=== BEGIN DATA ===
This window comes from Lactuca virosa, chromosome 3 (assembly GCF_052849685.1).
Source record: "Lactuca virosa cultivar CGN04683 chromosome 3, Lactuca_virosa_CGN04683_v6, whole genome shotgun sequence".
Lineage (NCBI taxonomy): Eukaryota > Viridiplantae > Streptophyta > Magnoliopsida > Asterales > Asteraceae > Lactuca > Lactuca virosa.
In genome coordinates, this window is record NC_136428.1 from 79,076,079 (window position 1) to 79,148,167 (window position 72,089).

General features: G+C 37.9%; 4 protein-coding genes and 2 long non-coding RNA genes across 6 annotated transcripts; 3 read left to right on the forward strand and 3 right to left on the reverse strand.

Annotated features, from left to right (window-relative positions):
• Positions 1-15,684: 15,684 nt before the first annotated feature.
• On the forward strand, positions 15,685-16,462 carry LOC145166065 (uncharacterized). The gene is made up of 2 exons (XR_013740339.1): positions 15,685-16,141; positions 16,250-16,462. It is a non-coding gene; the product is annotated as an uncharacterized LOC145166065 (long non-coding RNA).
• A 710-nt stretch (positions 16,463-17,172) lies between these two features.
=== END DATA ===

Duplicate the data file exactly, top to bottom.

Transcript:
This window comes from Lactuca virosa, chromosome 3 (assembly GCF_052849685.1).
Source record: "Lactuca virosa cultivar CGN04683 chromosome 3, Lactuca_virosa_CGN04683_v6, whole genome shotgun sequence".
Lineage (NCBI taxonomy): Eukaryota > Viridiplantae > Streptophyta > Magnoliopsida > Asterales > Asteraceae > Lactuca > Lactuca virosa.
In genome coordinates, this window is record NC_136428.1 from 79,076,079 (window position 1) to 79,148,167 (window position 72,089).

General features: G+C 37.9%; 4 protein-coding genes and 2 long non-coding RNA genes across 6 annotated transcripts; 3 read left to right on the forward strand and 3 right to left on the reverse strand.

Annotated features, from left to right (window-relative positions):
• Positions 1-15,684: 15,684 nt before the first annotated feature.
• On the forward strand, positions 15,685-16,462 carry LOC145166065 (uncharacterized). The gene is made up of 2 exons (XR_013740339.1): positions 15,685-16,141; positions 16,250-16,462. It is a non-coding gene; the product is annotated as an uncharacterized LOC145166065 (long non-coding RNA).
• A 710-nt stretch (positions 16,463-17,172) lies between these two features.